Jim's work is a unique reflection of his creative talents and the issues that our modern society balances between preservation and development. Originally from Detroit, Michigan, Jim had an interest in art from very early on. He attended the Art School of the Society of Arts and Crafts, an affiliate fo the Detroit Institute of Arts. In 1972, Jim left the Detroit area in a VW bug and vowed to put down roots in the most beautiful spot he found. He wasn't kidding and proved so when that place ended up being along the Soda Butte Creek on Yellowstone Park's northeast border. Thus began his love affair with the region, particularly Yellowstone Park.
Jim studied art and architecture at Montana State University. His work comes from the heart and reflects his true desire to protect the landscape and wildlife in the greater Yellowstone area. In addition to expressing his desires through his artwork, has also participated in activities to prevent development and industry from settling near Yellowstone. He and his wife, Heidi, were awarded the 1997 National Park's Conservation Association's "Marjorie Stoneman Douglass" award for citizen activism.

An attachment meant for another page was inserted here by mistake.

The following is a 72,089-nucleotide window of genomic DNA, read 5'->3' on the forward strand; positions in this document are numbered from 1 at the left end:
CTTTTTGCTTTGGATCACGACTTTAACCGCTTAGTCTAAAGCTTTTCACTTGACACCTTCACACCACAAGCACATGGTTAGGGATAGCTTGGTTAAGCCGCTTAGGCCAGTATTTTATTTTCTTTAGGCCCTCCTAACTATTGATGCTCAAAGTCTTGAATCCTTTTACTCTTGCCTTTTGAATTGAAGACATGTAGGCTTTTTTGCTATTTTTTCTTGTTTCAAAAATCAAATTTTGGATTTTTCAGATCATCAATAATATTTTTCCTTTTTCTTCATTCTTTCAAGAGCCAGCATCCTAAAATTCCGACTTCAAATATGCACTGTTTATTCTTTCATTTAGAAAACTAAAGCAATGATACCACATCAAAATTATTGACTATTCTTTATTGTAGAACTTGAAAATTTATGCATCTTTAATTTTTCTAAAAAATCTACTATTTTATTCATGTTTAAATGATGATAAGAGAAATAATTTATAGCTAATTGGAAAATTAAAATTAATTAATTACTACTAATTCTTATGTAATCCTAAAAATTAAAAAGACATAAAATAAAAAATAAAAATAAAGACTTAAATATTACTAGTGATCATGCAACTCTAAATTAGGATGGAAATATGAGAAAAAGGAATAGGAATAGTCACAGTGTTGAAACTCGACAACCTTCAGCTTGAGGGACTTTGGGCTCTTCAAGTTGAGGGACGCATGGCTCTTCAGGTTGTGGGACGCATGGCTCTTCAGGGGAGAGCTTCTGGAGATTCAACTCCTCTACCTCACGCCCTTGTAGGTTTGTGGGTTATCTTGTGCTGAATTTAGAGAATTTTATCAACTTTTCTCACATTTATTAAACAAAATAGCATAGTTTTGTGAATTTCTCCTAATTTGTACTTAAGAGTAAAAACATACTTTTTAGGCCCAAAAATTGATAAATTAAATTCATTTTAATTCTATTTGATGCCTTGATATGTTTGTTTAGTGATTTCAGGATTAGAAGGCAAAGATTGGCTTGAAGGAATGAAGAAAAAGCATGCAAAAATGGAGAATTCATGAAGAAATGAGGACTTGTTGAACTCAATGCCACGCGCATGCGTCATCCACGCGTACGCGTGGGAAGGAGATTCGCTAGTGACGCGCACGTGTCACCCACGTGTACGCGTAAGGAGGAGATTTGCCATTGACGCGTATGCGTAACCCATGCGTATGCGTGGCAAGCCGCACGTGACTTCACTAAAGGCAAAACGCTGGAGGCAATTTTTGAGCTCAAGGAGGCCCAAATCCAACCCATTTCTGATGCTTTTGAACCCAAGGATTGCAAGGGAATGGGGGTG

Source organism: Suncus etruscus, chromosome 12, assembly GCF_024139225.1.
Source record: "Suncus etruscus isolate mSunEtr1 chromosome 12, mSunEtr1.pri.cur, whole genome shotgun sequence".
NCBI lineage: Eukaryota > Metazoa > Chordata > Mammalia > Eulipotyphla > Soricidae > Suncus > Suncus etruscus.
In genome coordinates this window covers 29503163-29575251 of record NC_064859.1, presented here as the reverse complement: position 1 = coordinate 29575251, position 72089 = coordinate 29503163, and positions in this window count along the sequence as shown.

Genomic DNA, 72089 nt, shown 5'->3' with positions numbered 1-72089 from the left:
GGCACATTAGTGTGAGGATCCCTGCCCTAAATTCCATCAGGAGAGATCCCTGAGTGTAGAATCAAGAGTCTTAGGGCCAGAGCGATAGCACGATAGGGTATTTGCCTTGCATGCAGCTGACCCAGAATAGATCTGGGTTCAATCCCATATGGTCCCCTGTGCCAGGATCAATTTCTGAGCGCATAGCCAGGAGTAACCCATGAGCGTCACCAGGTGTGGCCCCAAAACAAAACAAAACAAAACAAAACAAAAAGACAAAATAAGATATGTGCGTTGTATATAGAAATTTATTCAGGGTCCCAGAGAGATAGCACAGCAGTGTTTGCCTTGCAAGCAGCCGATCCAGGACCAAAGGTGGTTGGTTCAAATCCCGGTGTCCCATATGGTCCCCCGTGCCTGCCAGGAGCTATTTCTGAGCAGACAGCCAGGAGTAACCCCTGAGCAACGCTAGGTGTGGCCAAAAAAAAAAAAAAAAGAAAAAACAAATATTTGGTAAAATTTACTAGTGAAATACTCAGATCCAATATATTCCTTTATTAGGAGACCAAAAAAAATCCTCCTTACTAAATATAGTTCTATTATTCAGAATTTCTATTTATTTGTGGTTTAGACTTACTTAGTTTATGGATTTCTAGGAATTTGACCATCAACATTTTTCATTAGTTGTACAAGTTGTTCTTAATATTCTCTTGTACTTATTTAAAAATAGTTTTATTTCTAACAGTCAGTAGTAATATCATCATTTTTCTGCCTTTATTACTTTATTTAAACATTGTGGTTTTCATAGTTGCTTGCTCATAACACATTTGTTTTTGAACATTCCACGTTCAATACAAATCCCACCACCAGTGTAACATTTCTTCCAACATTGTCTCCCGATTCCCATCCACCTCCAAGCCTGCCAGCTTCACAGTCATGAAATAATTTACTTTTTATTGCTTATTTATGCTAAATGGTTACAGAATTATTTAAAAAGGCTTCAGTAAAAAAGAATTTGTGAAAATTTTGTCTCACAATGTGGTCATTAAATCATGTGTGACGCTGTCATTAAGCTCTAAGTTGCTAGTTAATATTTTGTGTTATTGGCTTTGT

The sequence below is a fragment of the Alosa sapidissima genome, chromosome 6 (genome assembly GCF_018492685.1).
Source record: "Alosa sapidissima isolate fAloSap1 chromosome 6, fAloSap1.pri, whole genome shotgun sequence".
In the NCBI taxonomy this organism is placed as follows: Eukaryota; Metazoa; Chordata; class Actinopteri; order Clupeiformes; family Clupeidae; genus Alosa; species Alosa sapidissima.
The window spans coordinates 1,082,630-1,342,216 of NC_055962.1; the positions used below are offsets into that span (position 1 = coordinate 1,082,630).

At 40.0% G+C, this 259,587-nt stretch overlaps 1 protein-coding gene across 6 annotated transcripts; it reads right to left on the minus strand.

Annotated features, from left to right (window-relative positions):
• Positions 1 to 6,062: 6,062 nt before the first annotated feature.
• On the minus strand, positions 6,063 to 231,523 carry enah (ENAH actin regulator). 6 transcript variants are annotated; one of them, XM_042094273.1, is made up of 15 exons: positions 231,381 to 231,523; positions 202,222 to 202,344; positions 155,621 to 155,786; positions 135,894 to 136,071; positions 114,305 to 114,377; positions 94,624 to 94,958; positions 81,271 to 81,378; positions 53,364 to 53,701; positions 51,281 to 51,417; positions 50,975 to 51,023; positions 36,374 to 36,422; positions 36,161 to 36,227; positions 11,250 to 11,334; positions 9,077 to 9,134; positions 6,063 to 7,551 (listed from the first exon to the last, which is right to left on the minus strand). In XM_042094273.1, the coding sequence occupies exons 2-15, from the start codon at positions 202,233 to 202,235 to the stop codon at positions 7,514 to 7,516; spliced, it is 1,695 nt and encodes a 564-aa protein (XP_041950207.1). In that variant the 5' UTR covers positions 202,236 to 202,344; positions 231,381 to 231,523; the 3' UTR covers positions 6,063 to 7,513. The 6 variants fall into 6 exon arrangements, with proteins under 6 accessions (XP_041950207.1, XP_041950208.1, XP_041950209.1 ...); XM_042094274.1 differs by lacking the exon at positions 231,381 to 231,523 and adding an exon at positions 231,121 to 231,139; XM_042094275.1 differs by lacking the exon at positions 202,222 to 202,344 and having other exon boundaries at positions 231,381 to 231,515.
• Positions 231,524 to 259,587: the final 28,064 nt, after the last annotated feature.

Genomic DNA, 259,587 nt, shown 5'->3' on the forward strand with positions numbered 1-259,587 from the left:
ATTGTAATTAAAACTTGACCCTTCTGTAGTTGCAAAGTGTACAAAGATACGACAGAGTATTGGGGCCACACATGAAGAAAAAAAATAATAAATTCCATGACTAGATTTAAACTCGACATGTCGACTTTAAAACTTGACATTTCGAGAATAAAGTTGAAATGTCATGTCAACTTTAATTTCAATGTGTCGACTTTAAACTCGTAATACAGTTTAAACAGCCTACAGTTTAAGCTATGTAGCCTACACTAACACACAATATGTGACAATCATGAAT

"My work responds to issues that are important to me as a member of this mountain ecosystem. The large animals that represent the "western mystique" seem constantly in conflict with the economic interests of this region. My work pays homage to these wild inhabitants who are manipulated at teh whim of those interests and yet, somehow survive. My hope is that the viewer is a participant in the image making process and engages the works as one might engage a poem."Inquire